“Today, our board of governors gave its unanimous approval to a collective-bargaining agreement that signals a new era for our league, an era of economic stability for our franchises, an era of heightened competitive balance for our players, an era of unparalleled excitement and entertainment for our fans.” —Gary Bettman, NHL Commissioner, July 22, 2005

“In the hockey business, expenses are somewhat similar across all teams, given that the single largest component of expense are player salaries, which are bound by a cap and floor, calculated based on league wide Hockey Related Revenues.

As a result, hockey is a business where the operator does not have much discretion over its most significant cost item.”Paul Marcaccio, EVP & CFO, Katz Group, July 21, 2010

———–

Well, that story has certainly changed over the past five years. It didn’t take long to go from “we need cost-certainty or we’ll die!” to “we have cost-certainty!” to “cost-certainty is killing is!” As Matt noted, it’s pretty galling to have an NHL owner complain about the restraints of the Collective Bargaining Agreement, the salary cap and revenue sharing after they locked the players out for a year in order to achieve that exact goal. Cost-certainty was the endgame that fans were told would save the game of hockey. Now we have an owner saying it’s not enough, and that he needs non-Hockey Related Revenues, which can’t even be used to operate the team*, to survive. We’ve gone through the looking glass, down the rabbit hole, and drunk every bottle in sight.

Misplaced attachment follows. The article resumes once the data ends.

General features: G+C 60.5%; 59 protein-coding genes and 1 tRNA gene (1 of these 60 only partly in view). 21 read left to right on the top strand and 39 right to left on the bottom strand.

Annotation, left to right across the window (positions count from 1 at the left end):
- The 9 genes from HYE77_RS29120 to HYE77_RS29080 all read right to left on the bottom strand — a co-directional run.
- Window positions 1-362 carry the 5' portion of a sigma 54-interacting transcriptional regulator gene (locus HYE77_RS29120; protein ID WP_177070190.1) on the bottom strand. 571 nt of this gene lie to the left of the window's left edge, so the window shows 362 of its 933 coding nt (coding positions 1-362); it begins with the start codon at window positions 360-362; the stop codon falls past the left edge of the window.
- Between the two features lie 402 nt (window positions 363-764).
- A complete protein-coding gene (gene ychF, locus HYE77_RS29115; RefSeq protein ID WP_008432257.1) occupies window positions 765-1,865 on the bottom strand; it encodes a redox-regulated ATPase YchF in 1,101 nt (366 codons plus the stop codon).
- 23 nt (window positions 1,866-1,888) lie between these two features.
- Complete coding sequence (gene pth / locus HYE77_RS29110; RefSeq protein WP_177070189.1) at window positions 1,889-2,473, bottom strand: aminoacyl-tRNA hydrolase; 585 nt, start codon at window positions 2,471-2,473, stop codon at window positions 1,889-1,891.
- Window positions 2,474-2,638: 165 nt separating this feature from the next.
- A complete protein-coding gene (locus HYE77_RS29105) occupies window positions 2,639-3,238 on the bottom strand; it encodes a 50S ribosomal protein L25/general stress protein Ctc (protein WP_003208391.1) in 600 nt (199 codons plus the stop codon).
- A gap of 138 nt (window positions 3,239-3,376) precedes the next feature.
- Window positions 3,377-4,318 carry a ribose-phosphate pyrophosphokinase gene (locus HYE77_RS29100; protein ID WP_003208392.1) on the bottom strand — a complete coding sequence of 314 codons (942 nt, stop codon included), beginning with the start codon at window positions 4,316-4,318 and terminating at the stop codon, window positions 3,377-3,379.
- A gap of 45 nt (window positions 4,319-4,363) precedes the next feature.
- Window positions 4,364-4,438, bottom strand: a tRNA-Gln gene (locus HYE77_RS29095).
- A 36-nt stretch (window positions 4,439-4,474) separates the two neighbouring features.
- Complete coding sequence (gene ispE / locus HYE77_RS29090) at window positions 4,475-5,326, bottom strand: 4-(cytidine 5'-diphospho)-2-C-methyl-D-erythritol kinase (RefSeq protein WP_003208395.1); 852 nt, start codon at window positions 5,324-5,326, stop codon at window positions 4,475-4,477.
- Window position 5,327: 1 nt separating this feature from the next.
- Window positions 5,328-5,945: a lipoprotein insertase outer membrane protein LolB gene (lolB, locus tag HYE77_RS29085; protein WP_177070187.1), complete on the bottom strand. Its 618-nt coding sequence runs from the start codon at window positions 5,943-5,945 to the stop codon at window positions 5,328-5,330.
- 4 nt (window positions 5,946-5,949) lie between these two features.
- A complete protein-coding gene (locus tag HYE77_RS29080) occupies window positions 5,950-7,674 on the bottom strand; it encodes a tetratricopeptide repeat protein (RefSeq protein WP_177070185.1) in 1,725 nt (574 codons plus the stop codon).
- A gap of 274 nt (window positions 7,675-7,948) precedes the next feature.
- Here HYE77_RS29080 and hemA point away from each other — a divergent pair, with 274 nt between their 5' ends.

During the presentation to Edmonton’s City Council on July 21, Mr. Marcaccio claimed that “Daryl Katz has had to subsidize the team by several million dollars in each of the past two years in order for the team to break even,” and that “sustainability can only be addressed by a new arena….” Having already examined the NHL’s Collective Bargaining Agreement, we can move past the question of how exactly one can aid the Oilers on-ice product by getting more non-Hockey Related Revenue (you can’t), and instead focus on the ways the Oilers might lose money that have nothing to do with getting revenues from a Coldplay concert. I don’t actually believe that the Oilers are losing money, at least not in a way that is anything other than fancy accounting, but since they refuse to be transparent and open up their books, I thought I’d take a look at ways in which their own mismanagement may be affecting their bottom line.

Spending Too Much

The NHL has a salary cap and salary floor. In the CBA, they are called the “Upper Limit of the Payroll Range” and the “Lower Limit of the Payroll Range.” Teams are required to spend above the salary floor, but below the salary cap. There are almost no exceptions to this, which makes the NHL’s a “hard” cap system.

Looking at the charts below, one can see that over the past five years, since the end of the NHL lockout, the Oilers have spent over 90% of their cap limit in every single year. Over the past three years, it’s been over 97%, making them the 6th, 13th and 7th highest spending teams in the league in those years. Last year the team spent $58,855,000, which actually exceeded the salary cap (they were allowed to do so because of long term injuries to players on the team). They didn’t need to spend that much money. They could have spent $5 or $6 million less without anyone complaining. In fact, considering the results, they probably should have done just that.